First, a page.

Have you ever dreamed of a world where most everyone is busy with a challenging, stimulating, uniquely fulfilling job? Edmund Phelps, 2006 Nobel laureate, coined a phrase, "mass flourishing," to describe a dynamic economy that favors innovation and transforms this idealist notion into reality
In fact, according to Phelps, early 19th century America was the embodiment of such dynamism. How can modern America create the right environment for mass flourishing to return? Phelps offered a few suggestions.
Have the right attitude.
Mass flourishing can only start with the right belief system, and for this, we should let history be our guide. The early 19th century witnessed the introduction of what Phelps calls "modern values." Enlightenment thinking, combined with the scientific revolution and an acceptance of uncertainty about the future, helped foster the idea that we all possessed a unique creativity that was just waiting to be explored.
Make the city the center.
Phelps believes that scientific advances don't happen in a vacuum. "The innovator is very cerebral, while the entrepreneur is a hail fellow well met who is slapping everybody on the back and getting people to put shoulder to the wheel," says Phelps. To encourage a meeting of these minds, it helps to have a concentration of people, which typically happens in urban areas, who "can toss out an idea over a beer at the end of a working day."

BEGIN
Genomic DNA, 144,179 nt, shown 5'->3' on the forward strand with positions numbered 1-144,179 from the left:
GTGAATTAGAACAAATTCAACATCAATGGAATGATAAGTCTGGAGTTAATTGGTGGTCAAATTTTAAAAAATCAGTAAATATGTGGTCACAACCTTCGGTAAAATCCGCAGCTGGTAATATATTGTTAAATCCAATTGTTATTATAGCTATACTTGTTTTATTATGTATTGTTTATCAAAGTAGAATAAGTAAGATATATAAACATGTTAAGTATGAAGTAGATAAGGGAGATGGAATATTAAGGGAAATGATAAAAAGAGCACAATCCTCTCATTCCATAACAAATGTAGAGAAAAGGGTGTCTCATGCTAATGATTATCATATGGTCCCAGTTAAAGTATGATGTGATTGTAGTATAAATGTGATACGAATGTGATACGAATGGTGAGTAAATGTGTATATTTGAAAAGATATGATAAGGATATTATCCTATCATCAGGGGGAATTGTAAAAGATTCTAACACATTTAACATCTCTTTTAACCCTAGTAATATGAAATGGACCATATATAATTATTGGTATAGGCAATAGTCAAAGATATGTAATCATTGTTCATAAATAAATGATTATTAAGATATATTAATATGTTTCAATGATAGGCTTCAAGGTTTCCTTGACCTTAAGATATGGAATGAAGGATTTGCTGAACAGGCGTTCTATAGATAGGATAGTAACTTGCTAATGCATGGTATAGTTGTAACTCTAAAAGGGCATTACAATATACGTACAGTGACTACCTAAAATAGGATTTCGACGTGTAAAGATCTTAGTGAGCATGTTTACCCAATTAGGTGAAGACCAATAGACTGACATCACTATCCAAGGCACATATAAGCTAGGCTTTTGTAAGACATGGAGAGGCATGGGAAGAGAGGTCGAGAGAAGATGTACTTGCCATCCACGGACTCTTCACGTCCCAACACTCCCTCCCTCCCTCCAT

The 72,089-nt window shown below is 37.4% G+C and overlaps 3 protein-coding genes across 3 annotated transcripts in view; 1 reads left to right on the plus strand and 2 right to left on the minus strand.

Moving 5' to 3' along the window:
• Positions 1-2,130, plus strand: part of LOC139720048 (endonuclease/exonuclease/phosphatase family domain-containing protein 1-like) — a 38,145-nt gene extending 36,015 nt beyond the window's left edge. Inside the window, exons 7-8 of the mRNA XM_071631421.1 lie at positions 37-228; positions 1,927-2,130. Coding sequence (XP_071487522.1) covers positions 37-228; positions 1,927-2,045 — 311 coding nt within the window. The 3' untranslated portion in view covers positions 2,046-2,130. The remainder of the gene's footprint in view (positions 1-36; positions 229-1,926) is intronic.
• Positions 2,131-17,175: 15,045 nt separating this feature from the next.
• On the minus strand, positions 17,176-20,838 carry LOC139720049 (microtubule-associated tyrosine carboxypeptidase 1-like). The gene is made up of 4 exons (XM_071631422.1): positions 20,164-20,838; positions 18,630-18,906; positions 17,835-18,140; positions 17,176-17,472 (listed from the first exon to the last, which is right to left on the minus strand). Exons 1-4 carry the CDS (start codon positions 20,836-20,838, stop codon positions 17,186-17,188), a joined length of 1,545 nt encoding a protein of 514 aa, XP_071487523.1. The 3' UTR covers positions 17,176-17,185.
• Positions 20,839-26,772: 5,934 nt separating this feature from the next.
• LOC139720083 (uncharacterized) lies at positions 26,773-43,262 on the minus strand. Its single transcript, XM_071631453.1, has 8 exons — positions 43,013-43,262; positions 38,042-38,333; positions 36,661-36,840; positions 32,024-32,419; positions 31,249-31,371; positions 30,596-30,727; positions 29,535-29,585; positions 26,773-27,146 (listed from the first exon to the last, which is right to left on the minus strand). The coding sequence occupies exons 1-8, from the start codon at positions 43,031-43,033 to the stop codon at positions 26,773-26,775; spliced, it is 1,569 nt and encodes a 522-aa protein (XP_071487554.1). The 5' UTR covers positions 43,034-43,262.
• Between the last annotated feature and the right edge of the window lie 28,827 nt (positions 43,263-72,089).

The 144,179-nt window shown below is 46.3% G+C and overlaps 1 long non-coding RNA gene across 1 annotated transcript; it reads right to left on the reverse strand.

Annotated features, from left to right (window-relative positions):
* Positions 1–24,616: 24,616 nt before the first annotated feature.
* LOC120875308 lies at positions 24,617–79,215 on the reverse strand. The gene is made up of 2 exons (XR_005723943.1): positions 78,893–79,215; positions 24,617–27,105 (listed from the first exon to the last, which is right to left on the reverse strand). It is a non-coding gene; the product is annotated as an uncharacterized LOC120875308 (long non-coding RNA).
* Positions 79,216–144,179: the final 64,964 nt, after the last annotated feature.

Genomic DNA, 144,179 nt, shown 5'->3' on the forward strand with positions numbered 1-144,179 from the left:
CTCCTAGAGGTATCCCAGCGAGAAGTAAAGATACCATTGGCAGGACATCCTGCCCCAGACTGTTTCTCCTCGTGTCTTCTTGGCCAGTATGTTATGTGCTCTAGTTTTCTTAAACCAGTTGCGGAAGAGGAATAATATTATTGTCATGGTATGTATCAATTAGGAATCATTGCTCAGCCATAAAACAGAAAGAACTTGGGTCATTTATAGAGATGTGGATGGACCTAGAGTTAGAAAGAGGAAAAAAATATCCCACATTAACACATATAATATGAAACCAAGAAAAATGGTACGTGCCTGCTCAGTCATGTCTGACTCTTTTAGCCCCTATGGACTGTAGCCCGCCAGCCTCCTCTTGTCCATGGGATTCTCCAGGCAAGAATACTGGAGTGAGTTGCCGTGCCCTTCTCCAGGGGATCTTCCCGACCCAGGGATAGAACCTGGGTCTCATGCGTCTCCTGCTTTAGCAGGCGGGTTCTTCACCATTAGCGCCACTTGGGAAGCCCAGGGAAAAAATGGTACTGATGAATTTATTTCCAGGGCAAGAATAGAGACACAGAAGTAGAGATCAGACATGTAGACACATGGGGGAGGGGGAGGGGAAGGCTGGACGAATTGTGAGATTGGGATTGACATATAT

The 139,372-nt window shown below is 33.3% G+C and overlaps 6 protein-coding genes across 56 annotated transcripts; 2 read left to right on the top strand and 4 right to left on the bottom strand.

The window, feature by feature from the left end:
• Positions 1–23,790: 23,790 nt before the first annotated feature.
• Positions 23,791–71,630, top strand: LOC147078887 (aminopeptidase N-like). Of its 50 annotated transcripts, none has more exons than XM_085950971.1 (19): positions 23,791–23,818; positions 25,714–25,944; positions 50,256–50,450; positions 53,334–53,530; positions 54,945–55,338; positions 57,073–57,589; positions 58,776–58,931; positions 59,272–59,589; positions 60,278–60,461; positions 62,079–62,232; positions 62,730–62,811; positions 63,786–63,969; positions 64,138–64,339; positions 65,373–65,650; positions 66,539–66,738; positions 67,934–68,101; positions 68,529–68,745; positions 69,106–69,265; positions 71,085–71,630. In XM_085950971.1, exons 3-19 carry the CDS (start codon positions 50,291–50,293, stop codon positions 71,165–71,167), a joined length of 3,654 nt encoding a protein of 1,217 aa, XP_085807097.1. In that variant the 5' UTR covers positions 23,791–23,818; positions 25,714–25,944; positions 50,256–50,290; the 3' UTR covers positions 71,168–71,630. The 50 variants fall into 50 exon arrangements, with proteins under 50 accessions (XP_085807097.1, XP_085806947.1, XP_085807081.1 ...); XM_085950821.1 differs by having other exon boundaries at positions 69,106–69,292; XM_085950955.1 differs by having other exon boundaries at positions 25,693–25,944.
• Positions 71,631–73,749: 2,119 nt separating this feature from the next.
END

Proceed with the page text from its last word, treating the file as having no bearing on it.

Strive for economic justice.
Phelps is often characterized as a libertarian, but he actually thinks a government friendly to mass flourishing would play an active role in evening out the economic playing field. "A little economic justice would be nice," says Phelps. "Like subsidizing low wage work at companies, so as to pull up wages and pull low wage people into the business sector so they're better role models for their children. And we've got to get the federal government involved in improving education."
Destroy the "new corporatism.
"According to Phelps, one of the biggest barriers to mass flourishing is the idea that the government exists to hand out benefits to interest groups because the market is no good. "In such a system of patronage and pork barrel politics...the CEO may be quite justified in thinking that his time is better spent lobbying for a carve out from some regulation or for a piece of patronage, than it is scratching his head trying to figure out with his colleagues what's a better way to produce the product or what's a better product to produce. Innovation is bound to suffer from this system."
In a way, Phelps says that rediscovering mass flourishing is as easy as embracing an idea that seems to be at odds with modernism, but which actually is its best friend: "Life is a voyage into the unknown."